Prestige Oysters, one of the largest producers of Gulf oysters, has achieved MSC certification for its private oyster fisheries in Texas and Louisiana, making it the first wild oyster fishery in the Americas to be recognised for sustainable fishing practices.
Certification follows a rigorous 10-month assessment carried out by independent, third-party assessor MRAG Americas to ensure fisheries meet such standards as sustainable fish stocks, minimal environmental impact, and a responsive management system.
‘The MSC certification recognises the work we’ve done to lead the industry in sustainable oyster harvesting,’ said Prestige Oyster general manager Raz Hallili.
‘For the past two years we have measured ourselves against the organisation’s rigorous standards and take immense pride in becoming the first certified oyster fishery in the Americas.’
Prestige Oysters harvests the American cupped oyster (Crassostrea virginica), grown on private leases in both Texas and Louisiana. The oyster is native to both states.
‘Our leases contain reefs that are both natural and constructed from deposition of cultch, such as oyster shell or limestone, placed on soft bottom at suitable depths for oysters to grow,’ explained Raz Hallili.
‘Sustainable harvesting has always been at the core of our company. With this certification consumers can trust that Prestige Oysters are harvested using of the most sustainable practices available. Without this commitment we will see oyster reefs disappear over time.’
The company has a long-standing history of sustainability, placing oyster shell and rock back into the environment to help build reefs that become habitat for oysters, fish and wildlife.
‘Oysters play an integral part in a healthy ocean environment, so having an oyster fishery committed to the long-term health of the wild oyster population by gaining MSC certification is a win for a healthy ocean,’ said Brian Perkins, MSC regional director, Americas.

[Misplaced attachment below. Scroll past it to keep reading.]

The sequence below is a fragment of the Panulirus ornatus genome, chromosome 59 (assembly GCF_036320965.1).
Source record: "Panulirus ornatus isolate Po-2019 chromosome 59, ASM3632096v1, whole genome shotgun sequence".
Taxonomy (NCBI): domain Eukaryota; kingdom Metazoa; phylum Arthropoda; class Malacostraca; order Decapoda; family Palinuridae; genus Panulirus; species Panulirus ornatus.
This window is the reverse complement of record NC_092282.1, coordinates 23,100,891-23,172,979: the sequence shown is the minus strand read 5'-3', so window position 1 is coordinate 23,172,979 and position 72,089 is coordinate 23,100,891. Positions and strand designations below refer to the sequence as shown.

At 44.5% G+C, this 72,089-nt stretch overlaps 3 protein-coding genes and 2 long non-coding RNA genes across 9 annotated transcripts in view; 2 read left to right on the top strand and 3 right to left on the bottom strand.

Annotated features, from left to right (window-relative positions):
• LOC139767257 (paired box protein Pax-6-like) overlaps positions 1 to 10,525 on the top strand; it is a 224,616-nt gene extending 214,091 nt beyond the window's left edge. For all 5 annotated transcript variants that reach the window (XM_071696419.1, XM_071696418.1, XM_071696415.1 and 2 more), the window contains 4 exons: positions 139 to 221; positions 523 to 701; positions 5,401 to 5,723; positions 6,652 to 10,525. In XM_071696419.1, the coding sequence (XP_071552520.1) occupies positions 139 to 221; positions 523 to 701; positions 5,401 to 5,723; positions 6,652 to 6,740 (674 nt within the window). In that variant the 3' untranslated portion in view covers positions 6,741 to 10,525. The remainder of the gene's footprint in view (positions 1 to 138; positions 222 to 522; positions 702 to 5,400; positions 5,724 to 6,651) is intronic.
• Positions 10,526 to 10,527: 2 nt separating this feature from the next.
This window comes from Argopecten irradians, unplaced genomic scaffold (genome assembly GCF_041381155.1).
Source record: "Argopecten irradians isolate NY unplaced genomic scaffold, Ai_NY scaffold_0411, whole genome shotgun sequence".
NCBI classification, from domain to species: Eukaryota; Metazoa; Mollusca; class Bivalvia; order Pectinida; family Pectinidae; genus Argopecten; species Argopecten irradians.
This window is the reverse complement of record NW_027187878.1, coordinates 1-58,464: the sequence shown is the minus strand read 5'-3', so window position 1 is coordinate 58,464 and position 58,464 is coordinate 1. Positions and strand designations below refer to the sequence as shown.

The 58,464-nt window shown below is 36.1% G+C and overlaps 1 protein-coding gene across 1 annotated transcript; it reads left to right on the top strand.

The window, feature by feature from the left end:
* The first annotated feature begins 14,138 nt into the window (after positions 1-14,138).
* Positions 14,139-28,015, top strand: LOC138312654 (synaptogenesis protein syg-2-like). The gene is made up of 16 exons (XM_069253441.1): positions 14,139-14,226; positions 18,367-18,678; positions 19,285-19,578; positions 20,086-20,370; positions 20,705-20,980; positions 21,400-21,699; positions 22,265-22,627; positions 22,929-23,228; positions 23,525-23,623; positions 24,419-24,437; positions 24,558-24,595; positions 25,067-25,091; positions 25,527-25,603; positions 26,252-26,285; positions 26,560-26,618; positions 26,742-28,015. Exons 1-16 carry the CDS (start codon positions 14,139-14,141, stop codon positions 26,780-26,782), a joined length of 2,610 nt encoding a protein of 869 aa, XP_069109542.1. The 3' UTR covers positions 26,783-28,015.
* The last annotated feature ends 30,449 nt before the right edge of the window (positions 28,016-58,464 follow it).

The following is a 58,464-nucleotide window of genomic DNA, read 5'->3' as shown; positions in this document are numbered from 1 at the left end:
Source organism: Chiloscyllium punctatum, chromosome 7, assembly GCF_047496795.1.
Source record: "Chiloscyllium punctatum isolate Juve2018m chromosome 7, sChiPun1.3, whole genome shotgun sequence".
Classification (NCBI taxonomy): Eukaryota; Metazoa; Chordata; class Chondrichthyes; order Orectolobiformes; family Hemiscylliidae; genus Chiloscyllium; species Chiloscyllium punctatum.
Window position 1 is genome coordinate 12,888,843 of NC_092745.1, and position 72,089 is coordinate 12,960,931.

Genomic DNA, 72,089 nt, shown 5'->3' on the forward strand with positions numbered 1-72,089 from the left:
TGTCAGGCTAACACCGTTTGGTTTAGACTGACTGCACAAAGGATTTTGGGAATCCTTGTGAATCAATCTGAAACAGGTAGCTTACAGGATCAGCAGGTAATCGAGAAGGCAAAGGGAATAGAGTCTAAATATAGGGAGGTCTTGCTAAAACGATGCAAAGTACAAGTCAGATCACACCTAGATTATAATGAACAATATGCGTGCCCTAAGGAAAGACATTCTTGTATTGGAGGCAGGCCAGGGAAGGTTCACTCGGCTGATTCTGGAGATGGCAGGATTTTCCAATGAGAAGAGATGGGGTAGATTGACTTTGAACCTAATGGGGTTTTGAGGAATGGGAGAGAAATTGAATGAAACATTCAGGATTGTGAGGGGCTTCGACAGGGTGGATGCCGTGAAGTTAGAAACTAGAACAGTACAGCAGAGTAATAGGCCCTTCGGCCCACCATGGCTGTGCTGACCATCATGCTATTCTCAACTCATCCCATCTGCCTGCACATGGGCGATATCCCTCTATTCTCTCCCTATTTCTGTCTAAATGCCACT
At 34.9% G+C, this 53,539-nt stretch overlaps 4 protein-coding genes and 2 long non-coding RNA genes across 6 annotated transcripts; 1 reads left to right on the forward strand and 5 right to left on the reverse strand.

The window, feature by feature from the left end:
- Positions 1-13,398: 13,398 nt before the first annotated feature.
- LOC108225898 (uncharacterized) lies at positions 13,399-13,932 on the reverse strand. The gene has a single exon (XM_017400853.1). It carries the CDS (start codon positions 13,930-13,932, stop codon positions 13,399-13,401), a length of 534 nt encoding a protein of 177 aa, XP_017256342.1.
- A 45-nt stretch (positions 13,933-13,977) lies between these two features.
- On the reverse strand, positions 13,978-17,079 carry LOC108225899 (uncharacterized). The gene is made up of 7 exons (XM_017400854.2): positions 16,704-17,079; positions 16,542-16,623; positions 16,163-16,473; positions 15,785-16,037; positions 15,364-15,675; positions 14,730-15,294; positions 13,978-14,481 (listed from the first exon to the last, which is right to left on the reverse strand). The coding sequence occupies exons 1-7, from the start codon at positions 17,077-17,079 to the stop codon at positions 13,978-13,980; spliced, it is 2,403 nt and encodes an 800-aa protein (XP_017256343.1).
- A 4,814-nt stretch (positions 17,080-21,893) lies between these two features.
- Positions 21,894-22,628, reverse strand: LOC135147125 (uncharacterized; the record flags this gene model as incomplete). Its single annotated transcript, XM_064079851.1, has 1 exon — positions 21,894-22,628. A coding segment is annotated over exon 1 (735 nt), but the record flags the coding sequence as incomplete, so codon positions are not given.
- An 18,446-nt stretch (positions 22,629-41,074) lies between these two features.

‘This is especially timely given the threats facing the ocean from climate change.’
According to Raz Hallili, certification would not have been possible without the aid of the two state’s fisheries governing bodies, the Texas Parks and Wildlife Department and the Louisiana Department of Wildlife and Fisheries, as well as the guidance and commitment of Texas SeaGrant.
‘This is a huge step forward and well-deserved recognition for the oyster industry in the Gulf of Mexico,’ said Laura Picariello, fisheries specialist at Texas SeaGrant who guided the company through the assessment process. She provided technical support and gathered necessary data needed in determining whether MSC’s standards were met.
‘Her knowledge and expertise in fisheries enabled the right questions to be asked,’ Raz Hallili said.
‘It made for a more efficient process and helped get us where we needed to be.’
Over the past decade, initiatives from both foodservice and retail customers to source MSC-certified seafood have expanded worldwide. With the new certification, Prestige Oysters joins the ranks of international companies including Ikea, McDonalds, Lidl, Walmart and Panapesca.
‘I am both proud and excited that an environmentally conscious Gulf of Mexico company is leading the way for sustainable seafood for future generations,’ said Jim Gossen, president of the Gulf Seafood Foundation.
‘The MSC standards reflect the most up-to-date fisheries science and management practices. Prestige Oysters is a beacon for other Gulf seafood fisheries to follow.’
Prestige Oysters Texas and Louisiana Oyster fisheries are certified through 2024 and can enter reassessment after the five-year period. During the five-year certification, the fishery must undergo annual surveillance audits in order to ensure their ongoing compliance with MSC requirements.